Cannabis investors exhibit the same psychological characteristics as Dutch teenagers, a “volatile mix of anxiety, irritability, exuberance and despair.”

With teenagers, the irrational mood swings are due to “stress points around the uneasy transition toward adulthood.”

Cannabis investors don’t have this excuse.

We are already adults – or some reasonable facsimile.

Our Achilles heel is evolutionary in origin.

We collectively behave like a herd of gazelles – the safest spot right in the middle, jostled pleasantly by our peers.  To wander away from the herd is to be vulnerable to predators.

In fact, for retail investors, the opposite is true.

“Group-think” generally leads to disaster.

Two years ago, investors were buying anything and everything with the name “cannabis” in it.  On January 19, 2018 Equity Guru owner, Chris Parry warned investors it was time to separate from the herd.

Parry focused on two overbought stocks: Aurora (ACB.T) which was then trading at $14.50, and is now trading at $2.47, and Namaste (N.V) which was then trading at $3.02, and is now trading at .35.

Some cannabis investors heeded Parry’s advice.

Many didn’t.

Since then, the herd screeched to a halt – pirouetted – then charged in a mad panic in the opposite direction.

Many of these cannabis companies deserved the shit-kicking they got.

But some good weed companies – run by adults – have been trampled in this reverse stampede to sell-all-things-cannabis.

Case in point: 1933 Industries (TGIF.C) owns cannabis cultivation, extraction, processing and manufacturing assets, along with a portfolio of brands including: AMA flower and AMA concentrates, CBD-infused Canna Hemp, Canna Hemp X, and Canna Fused.

On April Fool’s Day, 2019, TGIF was trading at .60.

It’s now trading at .20.

1933 has a “strong balance sheet with a cash position of $17.6 million,” reported Parry on November 28, 2019, “a robust increase of 245% over the previous year of $5.1 million, allows the Company to fund capital projects, service its debenture payments and continue to grow its operations.”

Other highlights:

Working capital was $22.5 million, compared to $11.0 million at July 31, 2018, representing an increase of 105%
44% year over year increase in revenue, totaling $18.1 million, with a gross margin of $5.3 million.

1933 has a market cap of $58 million.

The market cap is 3X the yearly revenue.

And no, the company is not profitable.

Net loss for the year is $19.1 million of which, $5.0 million is attributed to a one-time non-cash impairment write-down of a non-performing subsidiary, $3.4 million in biomass purchases, non-cash share-based compensation of $2.2 million, $1.5 million in interest payments, a one-time non-cash loss on disposal of property and equipment of $1.9 million and a non-cash accretion expense of $1.2 million.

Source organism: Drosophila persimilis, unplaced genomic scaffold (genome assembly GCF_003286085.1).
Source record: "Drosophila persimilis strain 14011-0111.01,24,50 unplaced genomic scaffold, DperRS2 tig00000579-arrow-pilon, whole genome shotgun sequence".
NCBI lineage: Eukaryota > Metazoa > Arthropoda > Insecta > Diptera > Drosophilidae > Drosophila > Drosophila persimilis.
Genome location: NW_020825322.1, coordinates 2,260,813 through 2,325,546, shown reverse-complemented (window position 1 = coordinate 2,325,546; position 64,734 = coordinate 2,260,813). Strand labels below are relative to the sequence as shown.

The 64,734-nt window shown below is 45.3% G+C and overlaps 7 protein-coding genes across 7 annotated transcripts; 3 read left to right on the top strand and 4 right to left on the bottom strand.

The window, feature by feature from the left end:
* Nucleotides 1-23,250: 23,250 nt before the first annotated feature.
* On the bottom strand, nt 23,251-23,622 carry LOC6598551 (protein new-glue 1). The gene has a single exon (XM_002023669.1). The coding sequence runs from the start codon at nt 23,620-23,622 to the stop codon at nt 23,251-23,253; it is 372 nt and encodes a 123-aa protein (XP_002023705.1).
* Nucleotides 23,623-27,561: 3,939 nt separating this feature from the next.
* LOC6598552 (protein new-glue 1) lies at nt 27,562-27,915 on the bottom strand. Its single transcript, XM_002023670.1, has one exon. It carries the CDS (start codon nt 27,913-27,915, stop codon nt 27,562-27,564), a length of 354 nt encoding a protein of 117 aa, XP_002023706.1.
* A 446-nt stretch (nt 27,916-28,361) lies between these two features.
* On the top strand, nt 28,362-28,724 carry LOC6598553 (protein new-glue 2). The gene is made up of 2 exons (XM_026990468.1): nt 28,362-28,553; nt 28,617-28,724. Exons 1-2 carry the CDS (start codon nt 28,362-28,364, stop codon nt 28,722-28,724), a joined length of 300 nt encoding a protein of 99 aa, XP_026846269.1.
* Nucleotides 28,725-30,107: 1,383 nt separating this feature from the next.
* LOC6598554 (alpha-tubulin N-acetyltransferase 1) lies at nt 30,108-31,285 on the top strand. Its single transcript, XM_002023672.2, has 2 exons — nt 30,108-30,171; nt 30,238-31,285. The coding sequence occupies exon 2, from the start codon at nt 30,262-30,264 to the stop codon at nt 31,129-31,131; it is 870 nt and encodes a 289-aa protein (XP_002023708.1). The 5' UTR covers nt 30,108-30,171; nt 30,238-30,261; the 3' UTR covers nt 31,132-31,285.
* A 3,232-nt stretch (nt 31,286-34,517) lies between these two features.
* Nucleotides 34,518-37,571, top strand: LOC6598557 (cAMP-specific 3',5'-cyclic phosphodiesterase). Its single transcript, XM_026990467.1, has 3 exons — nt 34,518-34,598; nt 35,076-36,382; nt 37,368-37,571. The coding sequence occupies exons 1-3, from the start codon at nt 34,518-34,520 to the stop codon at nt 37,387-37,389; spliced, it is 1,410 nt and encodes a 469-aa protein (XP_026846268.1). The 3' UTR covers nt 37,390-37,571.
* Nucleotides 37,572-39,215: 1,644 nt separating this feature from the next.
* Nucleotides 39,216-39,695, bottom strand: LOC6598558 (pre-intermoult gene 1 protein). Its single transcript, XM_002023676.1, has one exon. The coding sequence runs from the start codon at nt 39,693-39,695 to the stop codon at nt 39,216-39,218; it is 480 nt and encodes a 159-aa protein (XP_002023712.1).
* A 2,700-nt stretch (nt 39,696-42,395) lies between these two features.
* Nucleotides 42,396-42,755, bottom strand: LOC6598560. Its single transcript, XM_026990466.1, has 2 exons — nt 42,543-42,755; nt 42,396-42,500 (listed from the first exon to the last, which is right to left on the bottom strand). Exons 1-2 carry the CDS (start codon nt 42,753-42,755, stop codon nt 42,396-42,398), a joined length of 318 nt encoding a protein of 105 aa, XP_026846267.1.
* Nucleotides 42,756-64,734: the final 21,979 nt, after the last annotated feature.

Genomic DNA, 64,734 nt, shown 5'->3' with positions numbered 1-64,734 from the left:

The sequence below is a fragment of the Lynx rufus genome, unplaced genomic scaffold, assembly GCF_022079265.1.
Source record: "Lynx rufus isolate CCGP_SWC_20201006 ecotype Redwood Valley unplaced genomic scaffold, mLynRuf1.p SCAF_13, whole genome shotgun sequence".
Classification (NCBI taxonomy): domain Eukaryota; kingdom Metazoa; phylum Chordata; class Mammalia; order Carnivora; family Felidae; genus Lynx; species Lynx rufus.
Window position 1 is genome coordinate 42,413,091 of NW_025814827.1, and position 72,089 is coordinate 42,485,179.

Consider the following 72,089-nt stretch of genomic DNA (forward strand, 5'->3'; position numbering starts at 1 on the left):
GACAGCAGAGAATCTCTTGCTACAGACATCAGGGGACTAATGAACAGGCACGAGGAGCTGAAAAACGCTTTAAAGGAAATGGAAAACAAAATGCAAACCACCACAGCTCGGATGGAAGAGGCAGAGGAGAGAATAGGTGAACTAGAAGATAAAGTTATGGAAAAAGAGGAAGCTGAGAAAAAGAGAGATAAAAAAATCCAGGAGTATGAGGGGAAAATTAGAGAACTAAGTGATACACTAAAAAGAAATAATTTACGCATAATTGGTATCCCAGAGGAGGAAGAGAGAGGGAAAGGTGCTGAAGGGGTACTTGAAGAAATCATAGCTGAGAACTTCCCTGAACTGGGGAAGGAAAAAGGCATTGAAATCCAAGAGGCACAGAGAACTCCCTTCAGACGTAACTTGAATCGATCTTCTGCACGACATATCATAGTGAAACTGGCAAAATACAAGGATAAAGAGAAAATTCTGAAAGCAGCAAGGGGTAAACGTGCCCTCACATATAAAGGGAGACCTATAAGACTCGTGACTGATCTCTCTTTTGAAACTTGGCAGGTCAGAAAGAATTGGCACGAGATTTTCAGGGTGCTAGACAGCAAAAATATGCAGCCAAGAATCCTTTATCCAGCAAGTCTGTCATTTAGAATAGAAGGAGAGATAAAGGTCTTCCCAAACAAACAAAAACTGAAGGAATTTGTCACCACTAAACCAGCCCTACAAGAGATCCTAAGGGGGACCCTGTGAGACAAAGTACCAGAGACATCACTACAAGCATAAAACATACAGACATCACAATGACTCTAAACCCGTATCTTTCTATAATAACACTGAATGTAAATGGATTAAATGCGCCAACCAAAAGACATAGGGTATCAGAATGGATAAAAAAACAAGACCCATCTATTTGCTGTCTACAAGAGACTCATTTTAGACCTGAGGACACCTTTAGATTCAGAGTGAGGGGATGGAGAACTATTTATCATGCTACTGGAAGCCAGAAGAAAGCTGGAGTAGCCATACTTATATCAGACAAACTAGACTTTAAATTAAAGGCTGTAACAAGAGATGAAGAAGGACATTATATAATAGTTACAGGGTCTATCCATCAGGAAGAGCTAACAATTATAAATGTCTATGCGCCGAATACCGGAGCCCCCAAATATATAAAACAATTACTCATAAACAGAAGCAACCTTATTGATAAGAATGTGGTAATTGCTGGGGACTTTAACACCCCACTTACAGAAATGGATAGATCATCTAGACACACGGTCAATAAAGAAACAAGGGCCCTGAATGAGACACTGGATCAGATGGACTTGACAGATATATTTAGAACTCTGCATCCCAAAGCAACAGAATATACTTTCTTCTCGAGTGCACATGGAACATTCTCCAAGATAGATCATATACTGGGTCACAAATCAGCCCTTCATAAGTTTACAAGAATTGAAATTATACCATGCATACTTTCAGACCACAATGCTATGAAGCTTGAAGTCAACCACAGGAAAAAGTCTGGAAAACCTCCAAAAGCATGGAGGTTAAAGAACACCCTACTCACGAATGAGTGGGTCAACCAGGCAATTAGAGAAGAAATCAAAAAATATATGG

According to the CEO, Chris Rebentisch, profitability is not a dot on a distant horizon:


On January 9, 2020, 1933 announced that its subsidiary, Alternative Medicine Association, entered into a licensing agreement with Capna Intellectual, developer of The Bloom Brand.

Established in California in 2014, Bloom is now sold in over 300 licensed retailers in California, Nevada, Washington and New Mexico, with further expansion planned for new markets in Oklahoma, Massachusetts and Canada.

“Our goal is to expand beyond our proprietary AMA products and represent the very best cannabis brands in Nevada,” stated Ester Vigil, President of 1933 Industries, “Bloom is a brand we have been watching for some time”.

Cannabis demand in Nevada is powered by the state’s 46 million annual tourists. Some tourists may come to visit the Nevada Museum of Artbut most come to party their asses off.

This fiscal year Nevada’s cannabis industry generated more than $100 million in TAX revenue, collected from dispensaries, cultivators, laboratories and producers.

Bloom licensed products include:

  • Bloom Vape — original vapour method available in a 500-milligram cartridge;
  • Bloom One — disposable vapour method providing the same flavourful experience in a smaller, 350 mg preloaded, disposable package;
  • Bloom Dart — pod vapour method includes CCELL’s advanced ceramic heating elements for greater oil absorption;
  • Bloom Drop — oil infusion method comes with 800 mg of oil with preactivated THC. The oil can be added to flower, dabs or for infusing food for instant effects;
  • Bloom Kit — pocket-sized vape battery for Bloom cartridges, featuring a sleek buttonless design, which activates as one inhales;
  • Bloom products do not contain any additives, PG, VG, or vitamin E acetate.

The Canadian cannabis industry was “challenged with inflated financial forecasts, oversupply of low-quality product and delayed licensing of retail outlets to drive sales,” stated new Experion CEO Jarrett Malnarick, “investors and financers lost confidence in the cannabis sector.”

Contrarian investing involves buying and selling stocks against the grain of investor sentiment.

The concept is simple: If you purchase stocks when investors are gloomy, and sell the same stocks when your investing peers are euphoric, you will make out like a bandit.

In January 2020, most cannabis investors feel gloomy.

This is a signal for optimism.

Full Disclosure: 1933 Industries is an Equity Guru marketing client.

Written By:

Lukas Kane

Lukas Kane was previously the CEO of a North American investment news syndicate. He was also the Communication Director for a consortium of publicly traded companies. A Senior Writer at Equity.Guru, Mr. Kane writes about mining, cannabis, energy, technology and biotech.

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